Published in August 2016 issue

By Mark L. Berry

A high school junior I will call Q asked me (circuitously, though his mom’s network) how he could become an airline Pilot. It’s been 33 years since I asked myself that same question, and Q’s query caused me to reflect. I’ll tell you how I did it, and how I’d do it differently in today’s job market.

But, first, here’s a little motivation check: are you willing to spend a significant amount of money upfront learning the basics of how to fly, spend years at low paying flying jobs to gain experience, and hope the job market will be growing—not furloughing—when you are finally ready to enter it as a probationary First Officer?

I ask because the journey from fledgling student Pilot all the way to airline Captain takes determination and patience. But, if you really want it badly enough, it can be done.

I have done my best to scare you off because, unfortunately, the industry has been stagnant for the last dozen years. On September 11, 2001, terrorism caused most airlines to scale back, and many major airline Pilots were furloughed. Additional stagnation occurred when, in 2007, the FAA moved the mandatory retirement age back from 60 to 65. There’s less room for new Pilots when retirements are postponed.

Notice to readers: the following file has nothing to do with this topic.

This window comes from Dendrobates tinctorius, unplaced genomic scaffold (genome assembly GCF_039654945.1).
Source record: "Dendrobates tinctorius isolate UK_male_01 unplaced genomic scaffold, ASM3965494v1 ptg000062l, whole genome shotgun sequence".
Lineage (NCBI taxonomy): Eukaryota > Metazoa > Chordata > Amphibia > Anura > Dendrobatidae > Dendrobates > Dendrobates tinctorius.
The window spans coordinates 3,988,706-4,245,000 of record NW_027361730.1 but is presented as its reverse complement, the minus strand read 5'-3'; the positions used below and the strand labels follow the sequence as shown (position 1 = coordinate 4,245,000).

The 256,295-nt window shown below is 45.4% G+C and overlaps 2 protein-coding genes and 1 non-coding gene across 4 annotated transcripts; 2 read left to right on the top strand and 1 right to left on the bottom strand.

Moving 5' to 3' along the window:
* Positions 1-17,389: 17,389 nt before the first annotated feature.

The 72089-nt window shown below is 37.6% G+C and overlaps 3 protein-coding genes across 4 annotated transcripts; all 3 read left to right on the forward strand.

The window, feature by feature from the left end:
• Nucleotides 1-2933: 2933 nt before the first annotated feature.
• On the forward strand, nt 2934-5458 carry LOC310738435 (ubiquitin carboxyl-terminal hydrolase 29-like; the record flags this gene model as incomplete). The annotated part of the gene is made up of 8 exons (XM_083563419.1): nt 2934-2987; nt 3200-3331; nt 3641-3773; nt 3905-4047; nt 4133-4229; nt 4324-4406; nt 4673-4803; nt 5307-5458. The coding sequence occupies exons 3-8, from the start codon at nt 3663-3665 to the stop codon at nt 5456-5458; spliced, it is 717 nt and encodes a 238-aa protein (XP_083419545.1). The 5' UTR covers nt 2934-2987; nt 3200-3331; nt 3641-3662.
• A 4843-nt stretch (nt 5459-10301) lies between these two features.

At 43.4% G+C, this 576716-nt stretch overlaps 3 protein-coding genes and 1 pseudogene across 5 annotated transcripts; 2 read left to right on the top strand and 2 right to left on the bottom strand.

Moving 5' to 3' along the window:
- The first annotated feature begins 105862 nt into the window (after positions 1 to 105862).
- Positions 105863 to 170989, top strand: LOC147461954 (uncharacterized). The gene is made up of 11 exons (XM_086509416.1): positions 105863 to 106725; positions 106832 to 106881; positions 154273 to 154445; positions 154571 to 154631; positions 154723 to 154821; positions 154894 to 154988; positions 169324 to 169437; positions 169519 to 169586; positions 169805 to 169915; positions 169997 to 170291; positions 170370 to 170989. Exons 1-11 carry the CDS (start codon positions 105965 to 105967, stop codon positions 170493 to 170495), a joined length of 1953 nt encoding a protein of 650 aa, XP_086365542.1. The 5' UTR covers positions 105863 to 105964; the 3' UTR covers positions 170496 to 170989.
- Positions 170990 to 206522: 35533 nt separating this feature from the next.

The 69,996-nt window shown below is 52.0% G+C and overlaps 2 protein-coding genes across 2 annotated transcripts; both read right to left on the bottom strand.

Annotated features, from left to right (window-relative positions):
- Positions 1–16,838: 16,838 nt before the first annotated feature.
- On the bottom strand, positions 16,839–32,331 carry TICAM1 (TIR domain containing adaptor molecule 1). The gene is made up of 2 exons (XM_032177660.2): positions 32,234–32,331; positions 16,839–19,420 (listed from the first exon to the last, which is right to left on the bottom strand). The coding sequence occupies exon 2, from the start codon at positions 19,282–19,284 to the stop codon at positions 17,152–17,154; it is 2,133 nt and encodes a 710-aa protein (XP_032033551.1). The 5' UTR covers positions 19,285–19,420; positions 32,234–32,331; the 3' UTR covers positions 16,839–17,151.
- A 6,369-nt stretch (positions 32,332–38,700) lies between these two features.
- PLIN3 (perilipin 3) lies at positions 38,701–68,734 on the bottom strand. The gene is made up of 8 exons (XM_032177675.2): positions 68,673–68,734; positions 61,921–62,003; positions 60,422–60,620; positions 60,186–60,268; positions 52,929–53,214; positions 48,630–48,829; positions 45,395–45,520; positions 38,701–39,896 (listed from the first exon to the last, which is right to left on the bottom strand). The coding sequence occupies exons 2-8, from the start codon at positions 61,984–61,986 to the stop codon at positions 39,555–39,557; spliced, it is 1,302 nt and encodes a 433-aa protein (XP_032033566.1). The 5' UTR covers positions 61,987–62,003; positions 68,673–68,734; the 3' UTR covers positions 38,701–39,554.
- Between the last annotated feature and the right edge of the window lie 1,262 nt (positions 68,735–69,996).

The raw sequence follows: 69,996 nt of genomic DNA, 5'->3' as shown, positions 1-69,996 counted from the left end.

The good news is that most—if not all—of the furloughed are finally back flying; senior Pilots are once again getting pushed out of the cockpit at a predictable rate, and airline-hiring departments have re-opened for business.

But how do you become a candidate for these coveted new hire Pilot slots?

THE EARLY STEPS